PRINCE2 - Quality

The purpose of the quality theme is to define and implement the means by which the project will verify that products are fit for purpose. Quality is concerned with ensuring that the project's products meet business expectations and enable the desired benefits to be realized. 

Underestimating or omitting quality management activities is likely to lead to slippages, overspends and/or poor quality results. The quality theme addresses the quality methods and responsibilities not only for the specification, development and approval of the project's products, but also for the management of the project. Terms used to talk about quality are sometimes interpreted differently or interchangeably by various people. This can lead to misunderstandings. PRINCE2 uses specific terminology derived from the ISO 9000 standards, but is aimed specifically at project work.

PRINCE2's focus on products principle is central to its approach to quality. PRINCE2 requires systematic activities to

  • explicitly agree the customer's quality expectations and acceptance criteria for the project product
  • identify the project's products (i.e. to the level at which the project intends to exert control)
  • define the project's products in product descriptions including the quality criteria by which they will be assessed, the quality methods to be used in designing, developing and approving them, and the quality responsibilities of those involved
  • implement and track the quality methods employed throughout the project.

PRINCE2 explicitly addresses the two activities of quality planning and quality control.

Quality planning is about defining the project's products, with their respective quality criteria, quality methods (including effort required for quality control and product approval) and the quality responsibilities of those involved.

The purpose of quality planning is to provide a secure basis:

  • to obtain agreement by the project board on the overall quality expectations, the products required with their associated quality criteria (including corporate and other standards to be observed), the means by which quality will be achieved and assessed and, ultimately, the acceptance criteria by which the project's product will be judged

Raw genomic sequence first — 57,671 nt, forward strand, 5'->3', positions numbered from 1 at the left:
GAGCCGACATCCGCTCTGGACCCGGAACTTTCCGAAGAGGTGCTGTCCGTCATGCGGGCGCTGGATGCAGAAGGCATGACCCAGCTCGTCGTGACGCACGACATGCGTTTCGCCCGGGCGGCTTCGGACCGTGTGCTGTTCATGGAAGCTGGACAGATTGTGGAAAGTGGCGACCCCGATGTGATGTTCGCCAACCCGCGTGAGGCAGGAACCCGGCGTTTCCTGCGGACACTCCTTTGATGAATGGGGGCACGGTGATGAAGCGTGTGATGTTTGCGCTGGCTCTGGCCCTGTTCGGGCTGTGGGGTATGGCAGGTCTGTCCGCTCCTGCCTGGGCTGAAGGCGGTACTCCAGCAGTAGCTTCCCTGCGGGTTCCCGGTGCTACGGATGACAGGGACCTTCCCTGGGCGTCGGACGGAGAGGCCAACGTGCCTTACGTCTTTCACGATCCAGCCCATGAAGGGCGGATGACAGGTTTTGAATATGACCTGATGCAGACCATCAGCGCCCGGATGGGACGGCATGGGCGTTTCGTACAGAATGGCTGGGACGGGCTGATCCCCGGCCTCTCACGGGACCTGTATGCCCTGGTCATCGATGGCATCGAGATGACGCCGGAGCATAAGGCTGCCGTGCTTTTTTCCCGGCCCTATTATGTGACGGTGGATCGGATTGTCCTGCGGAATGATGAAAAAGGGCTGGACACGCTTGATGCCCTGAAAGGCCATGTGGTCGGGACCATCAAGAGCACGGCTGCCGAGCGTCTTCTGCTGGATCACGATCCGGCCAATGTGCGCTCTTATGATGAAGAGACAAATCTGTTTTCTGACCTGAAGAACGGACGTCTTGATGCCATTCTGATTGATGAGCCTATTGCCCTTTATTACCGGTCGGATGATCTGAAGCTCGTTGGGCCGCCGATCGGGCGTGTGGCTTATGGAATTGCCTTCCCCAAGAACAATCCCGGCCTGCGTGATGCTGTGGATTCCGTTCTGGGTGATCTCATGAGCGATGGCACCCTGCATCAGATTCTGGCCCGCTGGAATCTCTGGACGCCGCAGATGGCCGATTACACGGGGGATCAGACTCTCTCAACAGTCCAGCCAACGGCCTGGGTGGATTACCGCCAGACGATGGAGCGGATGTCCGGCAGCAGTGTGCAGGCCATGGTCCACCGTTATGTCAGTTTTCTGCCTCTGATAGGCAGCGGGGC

• to communicate these agreements unambiguously so that all the project stakeholders have a common understanding of what the project is setting out to achieve
  • for control (i.e. establishing an effective baseline for the project's quality controls, including the quality tolerances) and a secure means of achieving products that are fit for purpose.

When these aspects of planning are neglected, the people involved in the project may have conflicting views on:

  • the scope of the solution
  • what constitutes a successful result
  • the approach to be adopted
  • the extent of the work required
  • who should be involved
  • what their roles should be.

Quality control focuses on the operational techniques and activities used by those involved in the project to:

  • check that the products meet their quality criteria (e.g. by quality inspections, testing or review)
  • identify ways of eliminating causes of unsatisfactory performance (e.g. by introducing process improvements as a result of previous lessons).

Quality control is achieved by implementing, monitoring and recording the quality methods and responsibilities defined in the quality management approach and product descriptions (and subsequently agreed to in workpackages).